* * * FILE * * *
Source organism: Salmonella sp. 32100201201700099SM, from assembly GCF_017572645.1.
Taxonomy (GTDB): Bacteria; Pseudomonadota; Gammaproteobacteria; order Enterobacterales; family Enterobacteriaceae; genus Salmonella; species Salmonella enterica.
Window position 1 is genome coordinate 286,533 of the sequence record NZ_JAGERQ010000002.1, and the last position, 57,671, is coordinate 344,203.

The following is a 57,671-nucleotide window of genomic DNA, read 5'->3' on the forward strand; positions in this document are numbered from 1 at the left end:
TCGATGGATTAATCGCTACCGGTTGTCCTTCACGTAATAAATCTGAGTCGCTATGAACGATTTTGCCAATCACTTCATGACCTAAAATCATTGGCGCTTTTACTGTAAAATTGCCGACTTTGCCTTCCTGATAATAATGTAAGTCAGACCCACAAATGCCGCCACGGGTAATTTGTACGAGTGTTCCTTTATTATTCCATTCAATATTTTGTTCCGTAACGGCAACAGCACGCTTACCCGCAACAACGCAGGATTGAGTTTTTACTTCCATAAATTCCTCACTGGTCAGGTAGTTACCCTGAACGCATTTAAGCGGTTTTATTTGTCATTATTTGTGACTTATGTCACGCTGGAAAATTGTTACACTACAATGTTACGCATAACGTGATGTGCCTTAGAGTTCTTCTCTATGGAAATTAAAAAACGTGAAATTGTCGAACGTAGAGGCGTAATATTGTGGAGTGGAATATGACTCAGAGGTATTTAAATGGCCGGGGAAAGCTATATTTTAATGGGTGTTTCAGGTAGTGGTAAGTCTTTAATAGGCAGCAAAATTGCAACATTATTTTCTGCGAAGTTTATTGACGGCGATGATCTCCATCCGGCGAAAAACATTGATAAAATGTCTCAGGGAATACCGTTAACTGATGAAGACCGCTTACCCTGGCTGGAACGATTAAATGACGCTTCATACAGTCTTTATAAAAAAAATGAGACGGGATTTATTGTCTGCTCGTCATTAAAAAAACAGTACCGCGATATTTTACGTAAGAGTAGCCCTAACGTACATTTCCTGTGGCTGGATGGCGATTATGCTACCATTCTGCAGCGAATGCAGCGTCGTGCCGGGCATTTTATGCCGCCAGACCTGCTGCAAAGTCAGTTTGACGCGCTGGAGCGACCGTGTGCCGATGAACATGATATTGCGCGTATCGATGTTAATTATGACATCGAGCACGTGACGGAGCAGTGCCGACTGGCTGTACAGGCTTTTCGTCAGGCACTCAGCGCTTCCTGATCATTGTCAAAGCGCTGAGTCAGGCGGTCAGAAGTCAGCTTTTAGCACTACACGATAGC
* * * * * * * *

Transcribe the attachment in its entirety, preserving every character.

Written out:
Source organism: Salmonella sp. 32100201201700099SM, from assembly GCF_017572645.1.
Taxonomy (GTDB): Bacteria; Pseudomonadota; Gammaproteobacteria; order Enterobacterales; family Enterobacteriaceae; genus Salmonella; species Salmonella enterica.
Window position 1 is genome coordinate 286,533 of the sequence record NZ_JAGERQ010000002.1, and the last position, 57,671, is coordinate 344,203.

The following is a 57,671-nucleotide window of genomic DNA, read 5'->3' on the forward strand; positions in this document are numbered from 1 at the left end:
TCGATGGATTAATCGCTACCGGTTGTCCTTCACGTAATAAATCTGAGTCGCTATGAACGATTTTGCCAATCACTTCATGACCTAAAATCATTGGCGCTTTTACTGTAAAATTGCCGACTTTGCCTTCCTGATAATAATGTAAGTCAGACCCACAAATGCCGCCACGGGTAATTTGTACGAGTGTTCCTTTATTATTCCATTCAATATTTTGTTCCGTAACGGCAACAGCACGCTTACCCGCAACAACGCAGGATTGAGTTTTTACTTCCATAAATTCCTCACTGGTCAGGTAGTTACCCTGAACGCATTTAAGCGGTTTTATTTGTCATTATTTGTGACTTATGTCACGCTGGAAAATTGTTACACTACAATGTTACGCATAACGTGATGTGCCTTAGAGTTCTTCTCTATGGAAATTAAAAAACGTGAAATTGTCGAACGTAGAGGCGTAATATTGTGGAGTGGAATATGACTCAGAGGTATTTAAATGGCCGGGGAAAGCTATATTTTAATGGGTGTTTCAGGTAGTGGTAAGTCTTTAATAGGCAGCAAAATTGCAACATTATTTTCTGCGAAGTTTATTGACGGCGATGATCTCCATCCGGCGAAAAACATTGATAAAATGTCTCAGGGAATACCGTTAACTGATGAAGACCGCTTACCCTGGCTGGAACGATTAAATGACGCTTCATACAGTCTTTATAAAAAAAATGAGACGGGATTTATTGTCTGCTCGTCATTAAAAAAACAGTACCGCGATATTTTACGTAAGAGTAGCCCTAACGTACATTTCCTGTGGCTGGATGGCGATTATGCTACCATTCTGCAGCGAATGCAGCGTCGTGCCGGGCATTTTATGCCGCCAGACCTGCTGCAAAGTCAGTTTGACGCGCTGGAGCGACCGTGTGCCGATGAACATGATATTGCGCGTATCGATGTTAATTATGACATCGAGCACGTGACGGAGCAGTGCCGACTGGCTGTACAGGCTTTTCGTCAGGCACTCAGCGCTTCCTGATCATTGTCAAAGCGCTGAGTCAGGCGGTCAGAAGTCAGCTTTTAGCACTACACGATAGC